We, therefore, the Representatives of the united States of America, in General Congress, Assembled, appealing to the Supreme Judge of the world for the rectitude of our intentions, do, in the Name, and by Authority of the good People of these Colonies, solemnly publish and declare, That these United Colonies are, and of Right ought to be Free and Independent States; that they are Absolved from all Allegiance to the British Crown, and that all political connection between them and the State of Great Britain, is and ought to be totally dissolved; and that as Free and Independent States, they have full Power to levy War, conclude Peace, contract Alliances, establish Commerce, and to do all other Acts and Things which Independent States may of right do. And for the support of this Declaration, with a firm reliance on the protection of divine Providence, we mutually pledge to each other our Lives, our Fortunes and our sacred Honor.

The 56 signatures on the Declaration appear in the positions indicated:

Column 1

Georgia:

   Button Gwinnett

   Lyman Hall

   George Walton

Column 2

North Carolina:

   William Hooper

   Joseph Hewes

   John Penn

South Carolina:

   Edward Rutledge

   Thomas Heyward, Jr.

   Thomas Lynch, Jr.

   Arthur Middleton

Column 3

Massachusetts:

John Hancock

Maryland:

Samuel Chase

William Paca

Thomas Stone

Charles Carroll of Carrollton

Virginia:

George Wythe

Richard Henry Lee

Thomas Jefferson

Benjamin Harrison

Thomas Nelson, Jr.

Francis Lightfoot Lee

Carter Braxton

Column 4

Pennsylvania:

   Robert Morris

   Benjamin Rush

   Benjamin Franklin

   John Morton

   George Clymer

   James Smith

   George Taylor

   James Wilson

   George Ross

Delaware:

   Caesar Rodney

   George Read

   Thomas McKean

Column 5

New York:

   William Floyd

   Philip Livingston

   Francis Lewis

   Lewis Morris

New Jersey:

   Richard Stockton

   John Witherspoon

   Francis Hopkinson

   John Hart

   Abraham Clark

Column 6

New Hampshire:

   Josiah Bartlett

   William Whipple

Massachusetts:

   Samuel Adams

   John Adams

   Robert Treat Paine

   Elbridge Gerry

Rhode Island:

   Stephen Hopkins

   William Ellery

Connecticut:

   Roger Sherman

   Samuel Huntington

   William Williams

   Oliver Wolcott

New Hampshire:

   Matthew Thornton

Comments

Anonymous

You and Michele should team up since the two of you can't seem to come up with anything original. All the two of you do is skate on someone elses work. How pathetic you as a pair really are...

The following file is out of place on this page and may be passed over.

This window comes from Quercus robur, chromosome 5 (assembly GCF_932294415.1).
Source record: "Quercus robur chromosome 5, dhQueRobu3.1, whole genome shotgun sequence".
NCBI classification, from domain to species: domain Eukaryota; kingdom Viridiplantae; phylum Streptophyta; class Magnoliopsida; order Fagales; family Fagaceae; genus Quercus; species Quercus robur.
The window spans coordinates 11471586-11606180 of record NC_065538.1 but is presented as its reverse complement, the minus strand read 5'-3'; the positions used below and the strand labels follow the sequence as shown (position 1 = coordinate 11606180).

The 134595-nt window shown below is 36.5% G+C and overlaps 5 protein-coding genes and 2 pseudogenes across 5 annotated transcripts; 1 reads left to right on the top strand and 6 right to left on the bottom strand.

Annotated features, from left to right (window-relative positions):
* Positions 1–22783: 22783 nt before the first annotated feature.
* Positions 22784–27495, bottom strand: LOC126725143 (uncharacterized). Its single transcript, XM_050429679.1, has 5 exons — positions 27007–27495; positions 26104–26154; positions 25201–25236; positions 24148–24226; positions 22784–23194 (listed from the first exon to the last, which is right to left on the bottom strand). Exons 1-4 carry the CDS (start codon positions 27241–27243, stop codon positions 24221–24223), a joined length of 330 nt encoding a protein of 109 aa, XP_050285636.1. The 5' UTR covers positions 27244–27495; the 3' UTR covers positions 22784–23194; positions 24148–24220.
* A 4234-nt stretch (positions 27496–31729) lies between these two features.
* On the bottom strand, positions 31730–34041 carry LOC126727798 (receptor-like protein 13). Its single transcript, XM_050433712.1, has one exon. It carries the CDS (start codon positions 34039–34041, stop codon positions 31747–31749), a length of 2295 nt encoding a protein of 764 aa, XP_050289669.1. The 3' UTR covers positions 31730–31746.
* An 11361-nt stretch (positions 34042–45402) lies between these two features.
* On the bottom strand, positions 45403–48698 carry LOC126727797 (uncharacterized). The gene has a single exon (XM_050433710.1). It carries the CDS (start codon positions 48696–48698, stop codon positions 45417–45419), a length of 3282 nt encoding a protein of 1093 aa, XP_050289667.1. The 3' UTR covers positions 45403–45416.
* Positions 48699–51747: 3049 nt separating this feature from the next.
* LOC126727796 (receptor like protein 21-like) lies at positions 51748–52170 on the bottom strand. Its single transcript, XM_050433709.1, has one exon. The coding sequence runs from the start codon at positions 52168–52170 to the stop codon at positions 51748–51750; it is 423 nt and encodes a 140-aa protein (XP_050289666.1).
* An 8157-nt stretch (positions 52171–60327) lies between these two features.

Anonymous

And a Happy Independence Day back at ya Mr. White.

The political sentiment of the citizenry has not changed all that much in 232 yrs.

I’ve often found the number breakdowns always interesting:

Approximately one-third of the colonists wanted independence.

Another one-third of them were for continued British sovereignty.

And approximately one-third just wanted to be left along in order to carry on their personal pursuits.

However, I must agree with ‘HN’ that like, Ms. Pletcher does like, ya know, come off like, a bit brain dead like, ya know?

Anonymous

You, like you know, come off as Brain Dead, no like, you know.

Anonymous

RE SOUP QUEUE: Glad I could like, aah, write in your, aah, usual vocabulary, so you could, aah, like understand it, ya know?

Anonymous

The Meaning of July Fourth for the Negro"

........"But such is not the state of the case. I say it with a sad sense of the disparity between us. I am not included within the pale of glorious anniversary! Your high independence only reveals the immeasurable distance between us. The blessings in which you, this day, rejoice, are not enjoyed in common.ÑThe rich inheritance of justice, liberty, prosperity and independence, bequeathed by your fathers, is shared by you, not by me. The sunlight that brought light and healing to you, has brought stripes and death to me. This Fourth July is yours, not mine. You may rejoice, I must mourn. To drag a man in fetters into the grand illuminated temple of liberty, and call upon him to join you in joyous anthems, were inhuman mockery and sacrilegious irony. Do you mean, citizens, to mock me, by asking me to speak to-day? If so, there is a parallel to your conduct. And let me warn you that it is dangerous to copy the example of a nation whose crimes, towering up to heaven, were thrown down by the breath of the Almighty, burying that nation in irrevocable ruin! I can to-day take up the plaintive lament of a peeled and woe-smitten people!..............................."

"By the rivers of Babylon, there we sat down. Yea! we wept when we remembered Zion. We hanged our harps upon the willows in the midst thereof. For there, they that carried us away captive, required of us a song; and they who wasted us required of us mirth, saying, Sing us one of the songs of Zion. How can we sing the Lord's song in a strange land? If I forget thee, 0 Jerusalem, let my right hand forget her cunning. If I do not remember thee, let my tongue cleave to the roof of my mouth."